I have a PhD in History from Northwestern and am a faculty member at a large public research university. Prior to my current position, I held postdoctoral fellowships in the US and Europe. I have considerable experience with research, writing, and publication, service, and teaching and mentoring students.
Up until three years ago (two years after I had joined the tenure-track), stress and work-related anxiety were a constant part of my life. I worried about whether what I wrote was original enough for publication. I worried about whether I was worthy of a permanent job in academia. I worried about whether I fit in and whether I could ever be happy (or even a little less burdened by stress) in this career.
As a grad student and postdoc, I had assumed that uncomfortable feelings like these would subside once I landed a stable job. Once this actually happened, I found myself at my lowest. I was juggling developing new courses, writing lectures, applying for research funding, fulfilling departmental service commitments, and in the middle of it all trying (and often failing) to squeeze in time to finish my book.
My anxiety about accomplishing everything I set out for myself led me to work most evenings and weekends, and took time away from parenting my toddler and finding community in the college town that I had relocated to for work.
I would tell myself that the way that I was living was temporary, and that it would all get better once I’d gotten a handle on my new job, once I’d prepared a reliable roster of courses, once my book was done, once I’d won a research fellowship to start developing my next book, once I’d gotten tenure.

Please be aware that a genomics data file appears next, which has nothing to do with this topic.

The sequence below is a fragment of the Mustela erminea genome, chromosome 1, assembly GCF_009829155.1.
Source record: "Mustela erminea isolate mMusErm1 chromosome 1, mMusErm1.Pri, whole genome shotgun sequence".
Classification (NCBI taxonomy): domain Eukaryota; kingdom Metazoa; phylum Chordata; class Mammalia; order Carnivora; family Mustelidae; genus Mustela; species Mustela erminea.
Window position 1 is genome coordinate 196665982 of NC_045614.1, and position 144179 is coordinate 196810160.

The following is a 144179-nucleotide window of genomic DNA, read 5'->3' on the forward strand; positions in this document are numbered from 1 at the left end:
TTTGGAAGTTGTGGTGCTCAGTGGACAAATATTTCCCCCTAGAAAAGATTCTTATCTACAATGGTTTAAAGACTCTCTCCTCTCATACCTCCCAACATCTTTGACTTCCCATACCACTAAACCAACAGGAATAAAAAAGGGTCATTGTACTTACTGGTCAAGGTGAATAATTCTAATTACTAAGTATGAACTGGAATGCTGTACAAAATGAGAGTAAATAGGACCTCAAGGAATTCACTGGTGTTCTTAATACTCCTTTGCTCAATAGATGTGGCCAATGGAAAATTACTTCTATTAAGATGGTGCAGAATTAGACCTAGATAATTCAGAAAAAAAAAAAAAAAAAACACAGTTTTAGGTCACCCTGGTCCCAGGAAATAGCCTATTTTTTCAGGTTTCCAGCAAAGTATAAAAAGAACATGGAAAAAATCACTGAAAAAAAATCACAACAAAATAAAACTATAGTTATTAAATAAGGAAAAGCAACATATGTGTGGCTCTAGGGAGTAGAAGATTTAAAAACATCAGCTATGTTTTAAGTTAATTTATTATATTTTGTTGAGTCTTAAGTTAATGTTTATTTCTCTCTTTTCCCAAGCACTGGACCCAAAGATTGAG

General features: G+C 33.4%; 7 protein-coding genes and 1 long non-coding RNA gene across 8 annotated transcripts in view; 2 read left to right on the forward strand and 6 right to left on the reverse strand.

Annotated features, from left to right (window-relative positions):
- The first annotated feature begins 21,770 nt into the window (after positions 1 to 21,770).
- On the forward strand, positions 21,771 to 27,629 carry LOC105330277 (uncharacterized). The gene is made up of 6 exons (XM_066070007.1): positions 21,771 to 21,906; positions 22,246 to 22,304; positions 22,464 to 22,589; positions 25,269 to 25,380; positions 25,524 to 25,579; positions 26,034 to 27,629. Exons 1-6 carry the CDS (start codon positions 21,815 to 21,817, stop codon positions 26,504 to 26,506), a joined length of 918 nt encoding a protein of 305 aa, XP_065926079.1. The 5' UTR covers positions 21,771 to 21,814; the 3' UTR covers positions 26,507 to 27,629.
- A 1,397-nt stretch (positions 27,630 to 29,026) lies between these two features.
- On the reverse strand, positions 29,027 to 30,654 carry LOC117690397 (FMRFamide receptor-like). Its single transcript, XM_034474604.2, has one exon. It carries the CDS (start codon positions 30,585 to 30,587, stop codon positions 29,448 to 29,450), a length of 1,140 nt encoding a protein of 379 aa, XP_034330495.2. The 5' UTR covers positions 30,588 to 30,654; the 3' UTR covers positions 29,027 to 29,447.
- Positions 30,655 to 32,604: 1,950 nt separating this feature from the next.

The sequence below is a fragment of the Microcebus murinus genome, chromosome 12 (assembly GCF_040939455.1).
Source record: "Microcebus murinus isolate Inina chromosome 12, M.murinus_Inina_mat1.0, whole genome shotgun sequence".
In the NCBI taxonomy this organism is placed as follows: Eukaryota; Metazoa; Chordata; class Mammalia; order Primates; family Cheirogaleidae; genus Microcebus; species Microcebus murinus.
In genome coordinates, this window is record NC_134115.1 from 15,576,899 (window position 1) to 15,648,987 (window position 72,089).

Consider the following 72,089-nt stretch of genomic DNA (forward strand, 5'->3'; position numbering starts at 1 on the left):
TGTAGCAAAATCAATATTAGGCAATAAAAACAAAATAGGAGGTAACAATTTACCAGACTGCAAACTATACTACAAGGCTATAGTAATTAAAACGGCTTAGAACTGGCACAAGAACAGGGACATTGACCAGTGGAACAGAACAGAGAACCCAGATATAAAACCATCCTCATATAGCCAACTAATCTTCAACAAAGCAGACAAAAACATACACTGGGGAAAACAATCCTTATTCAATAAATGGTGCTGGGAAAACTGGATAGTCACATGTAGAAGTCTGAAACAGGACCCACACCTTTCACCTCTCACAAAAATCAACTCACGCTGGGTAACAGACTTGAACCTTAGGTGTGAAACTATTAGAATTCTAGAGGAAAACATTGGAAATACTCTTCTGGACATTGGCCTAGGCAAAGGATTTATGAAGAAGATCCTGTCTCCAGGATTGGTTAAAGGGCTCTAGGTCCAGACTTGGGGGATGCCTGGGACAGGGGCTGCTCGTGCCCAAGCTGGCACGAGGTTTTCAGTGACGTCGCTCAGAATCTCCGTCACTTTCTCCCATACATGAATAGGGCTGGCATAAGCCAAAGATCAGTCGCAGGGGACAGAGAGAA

I thought that lasting happiness might become accessible at a future moment when everything that I needed to do to achieve job security and professional success had been checked off my sprawling to-do list.
After coming very close to burning out three years ago, I hired my first coach and began to consistently practice life-changing cognitive and emotional coaching techniques that gave me a radically new sense of perspective and control. My productivity increased, my mental health vastly improved, and my capacity to be present in and enjoy my life expanded beyond anything I could have expected. The transformation was so profound that I felt compelled to deepen my understanding of mindset coaching and help other academics apply this work to their own lives. I completed an intensive training course with the Life Coach School and also trained in a few additional complementary modalities (mindfulness meditation, intuition coaching, and methods for nervous system regulation).
If any of my earlier struggles resonate with your own experiences, I would love the opportunity to work with you. I am regularly taking on new 1:1 coaching clients. My waitlist ranges from two to six weeks.
- PhD in History, Northwestern
- Certified Life Coach, The Life Coach School
- History of Medicine and Psychology
- Gender and Sexuality Studies
- My book, The Intimate State: How Emotional Life Became Political in Welfare-State Britain, is forthcoming with Oxford University Press in December 2022
I live in Urbana IL with my 6-year-old son, dog, and cat. In my spare time, I love to travel, read (usually around 5 books at once), sing and play piano, assist my son with his latest music and art projects, and am happiest when spending time at the beach, forest, mountains, or other peaceful natural setting.
I cannot recommend Teri enough! I was completely overwhelmed trying to balance all of the moving parts of new tenure-track job and through our coaching I learned extremely helpful time management (and mind management) strategies that have helped to calm the stress and boost my productivity. It's been transformative.
Amy M., client
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